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An acute allergic reaction occurs when the body reacts to a certain substance by releasing histamines. Signs of an acute allergic reaction include sneezing, a runny nose, rashes, swollen skin, hives, and difficulty breathing. The symptoms often commence within minutes after exposure. An acute allergy attack may occur when one is exposed to common allergens such as pet dander, shellfish, peanuts, wheat, and dairy. A sudden, severe allergic reaction can be fatal for the person having the attack.
Some people are genetically predisposed to having acute allergy attacks. Early exposure to certain allergy-causing substances can cause someone to develop severe, lifelong allergies against it. The genetic component is clear, however, as allergies tend to run in families. The body thinks that a harmless substance is a danger, so it produces reactions designed to repel and destroy the offender. If left untreated, an acute allergic reaction can result in death.
Some very severe allergic reactions require medical assistance. Hives and itchy eyes are not life threatening, but if the airways become restricted, anaphylaxis can ensue. This very serious symptom causes a person to pass out and stop breathing. An auto-injector needle filled with epinephrine can sometimes prevent anaphylaxis from occurring, but it is less effective if administered after a person loses consciousness. Epinephrine relaxes the throat and airways to allow breathing to resume.
Sometimes, an allergic reaction can be controlled through the use of antihistamines. Loratadine, cetirizine, and diphenhydramine are over-the-counter medications that block the body's histamine production and stop the body's overreaction. Antihistamines are produced in pill form and liquid suspensions. Some antihistamines can last up to 24 hours and do not cause drowsiness. People who suffer from allergies usually carry antihistamine pills with them at all times.
If someone is having an acute allergic reaction with an airway obstruction, then he needs immediate medical attention. Paramedics or doctors have the tools necessary to stop anaphylaxis from progressing. Pills or epinephrine needles generally will not help at this point, and over-the-counter drugs are not strong enough to combat this type of reaction.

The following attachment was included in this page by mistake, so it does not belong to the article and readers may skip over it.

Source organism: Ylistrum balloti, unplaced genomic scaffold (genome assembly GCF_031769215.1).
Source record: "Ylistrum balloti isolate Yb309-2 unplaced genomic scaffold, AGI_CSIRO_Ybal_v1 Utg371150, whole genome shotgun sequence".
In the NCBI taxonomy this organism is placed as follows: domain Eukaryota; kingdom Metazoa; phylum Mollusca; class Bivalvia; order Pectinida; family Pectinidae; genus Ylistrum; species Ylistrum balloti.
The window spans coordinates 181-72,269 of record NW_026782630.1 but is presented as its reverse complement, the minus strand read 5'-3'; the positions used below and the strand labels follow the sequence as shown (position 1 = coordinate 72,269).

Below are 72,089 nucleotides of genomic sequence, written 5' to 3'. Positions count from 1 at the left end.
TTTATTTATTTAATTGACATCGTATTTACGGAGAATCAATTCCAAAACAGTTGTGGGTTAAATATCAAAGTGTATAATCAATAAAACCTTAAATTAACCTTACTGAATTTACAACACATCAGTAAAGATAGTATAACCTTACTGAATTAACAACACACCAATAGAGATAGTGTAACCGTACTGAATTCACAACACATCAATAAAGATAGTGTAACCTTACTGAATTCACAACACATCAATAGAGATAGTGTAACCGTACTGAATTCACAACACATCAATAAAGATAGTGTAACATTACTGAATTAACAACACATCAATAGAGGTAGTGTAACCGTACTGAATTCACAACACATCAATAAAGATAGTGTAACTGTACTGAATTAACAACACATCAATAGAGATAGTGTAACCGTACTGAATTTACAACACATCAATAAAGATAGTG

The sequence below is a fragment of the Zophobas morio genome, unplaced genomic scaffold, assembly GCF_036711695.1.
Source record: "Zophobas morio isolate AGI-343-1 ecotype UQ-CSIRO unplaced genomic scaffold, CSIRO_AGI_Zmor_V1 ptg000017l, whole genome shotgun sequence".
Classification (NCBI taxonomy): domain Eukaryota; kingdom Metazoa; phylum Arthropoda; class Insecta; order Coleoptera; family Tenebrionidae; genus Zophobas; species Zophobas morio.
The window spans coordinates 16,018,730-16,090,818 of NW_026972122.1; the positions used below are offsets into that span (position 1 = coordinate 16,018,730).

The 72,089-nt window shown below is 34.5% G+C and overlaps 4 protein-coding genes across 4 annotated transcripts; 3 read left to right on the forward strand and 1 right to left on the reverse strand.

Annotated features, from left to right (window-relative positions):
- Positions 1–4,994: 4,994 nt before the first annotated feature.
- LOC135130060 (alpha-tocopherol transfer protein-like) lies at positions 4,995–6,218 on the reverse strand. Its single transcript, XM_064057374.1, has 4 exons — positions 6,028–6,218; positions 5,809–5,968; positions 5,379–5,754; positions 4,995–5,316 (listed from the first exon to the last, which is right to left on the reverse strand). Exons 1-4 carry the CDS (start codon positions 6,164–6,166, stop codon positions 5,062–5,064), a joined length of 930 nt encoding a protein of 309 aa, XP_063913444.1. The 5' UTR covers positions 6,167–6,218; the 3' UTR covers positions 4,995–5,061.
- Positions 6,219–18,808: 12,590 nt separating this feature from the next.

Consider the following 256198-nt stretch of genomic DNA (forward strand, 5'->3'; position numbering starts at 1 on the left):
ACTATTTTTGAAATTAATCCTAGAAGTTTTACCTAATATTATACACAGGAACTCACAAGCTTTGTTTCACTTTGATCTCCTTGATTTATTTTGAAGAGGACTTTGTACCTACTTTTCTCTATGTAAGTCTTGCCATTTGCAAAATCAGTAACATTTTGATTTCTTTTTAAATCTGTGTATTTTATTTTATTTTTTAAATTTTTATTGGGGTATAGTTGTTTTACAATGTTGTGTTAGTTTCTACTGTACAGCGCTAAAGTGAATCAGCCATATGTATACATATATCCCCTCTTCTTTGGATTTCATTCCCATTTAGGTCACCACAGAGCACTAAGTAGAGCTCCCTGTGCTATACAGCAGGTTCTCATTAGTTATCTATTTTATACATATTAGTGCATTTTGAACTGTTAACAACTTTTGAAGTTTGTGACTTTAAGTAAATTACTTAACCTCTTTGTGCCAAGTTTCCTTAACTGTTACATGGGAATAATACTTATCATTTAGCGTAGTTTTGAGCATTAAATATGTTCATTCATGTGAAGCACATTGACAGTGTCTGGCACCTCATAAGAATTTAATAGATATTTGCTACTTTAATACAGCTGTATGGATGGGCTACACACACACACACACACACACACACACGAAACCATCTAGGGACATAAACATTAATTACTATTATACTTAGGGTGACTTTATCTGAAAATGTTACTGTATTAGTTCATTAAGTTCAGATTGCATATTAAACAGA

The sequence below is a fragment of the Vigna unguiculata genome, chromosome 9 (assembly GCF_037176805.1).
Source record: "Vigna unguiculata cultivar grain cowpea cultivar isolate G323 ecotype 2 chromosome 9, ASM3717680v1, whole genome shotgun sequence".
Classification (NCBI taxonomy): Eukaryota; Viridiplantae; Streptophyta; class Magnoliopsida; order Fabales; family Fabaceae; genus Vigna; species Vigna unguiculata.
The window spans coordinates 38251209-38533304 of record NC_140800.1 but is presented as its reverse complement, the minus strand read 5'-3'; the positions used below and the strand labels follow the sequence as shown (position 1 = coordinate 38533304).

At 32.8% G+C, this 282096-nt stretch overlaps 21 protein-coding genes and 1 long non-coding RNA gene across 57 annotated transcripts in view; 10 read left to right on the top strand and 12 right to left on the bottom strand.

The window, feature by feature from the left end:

People who suffer from severe allergies to certain substances should stay away from them, as the best way for one to prevent a reaction is to avoid the allergen completely. Antihistamines taken before allergen exposure can help reduce the risk of anaphylaxis, but there is no certainty with these medications. The only sure way to prevent reactions is to stay away from the allergy-causing substance.
My husband had a bad reaction to an antibiotic. He took it and later on that day, broke out in hives. He was completely miserable, and only Benadryl helped. He had these huge welts all over his back, especially. He was itching so, and nothing helped. I felt so sorry for him.
He was out of commission for a couple of days. He bought some oatmeal bath powder, which helped the itching, but the Benadryl made him groggy, so he wasn't driving or anything. The doctor put him on another antibiotic, obviously. The medication she had given him was new, and so she hadn't had any other patients who had bad reactions from it.
I had an acute allergic reaction to a mosquito bite for the first time ever last year. It bit me on the middle finger of my left hand.
I knew it was itching, but then it started to swell and the tip started turning blue!
I went to the walk in clinic and the doctor couldn't believe a mosquito had done that to me. He thought sure it was a spider bite. He gave me a shot of Benadryl and some prednisone. I went home and crashed from the Benadryl and when I woke up, the swelling in my finger had gone down considerably, but it took a couple of days for it to get totally back to normal.
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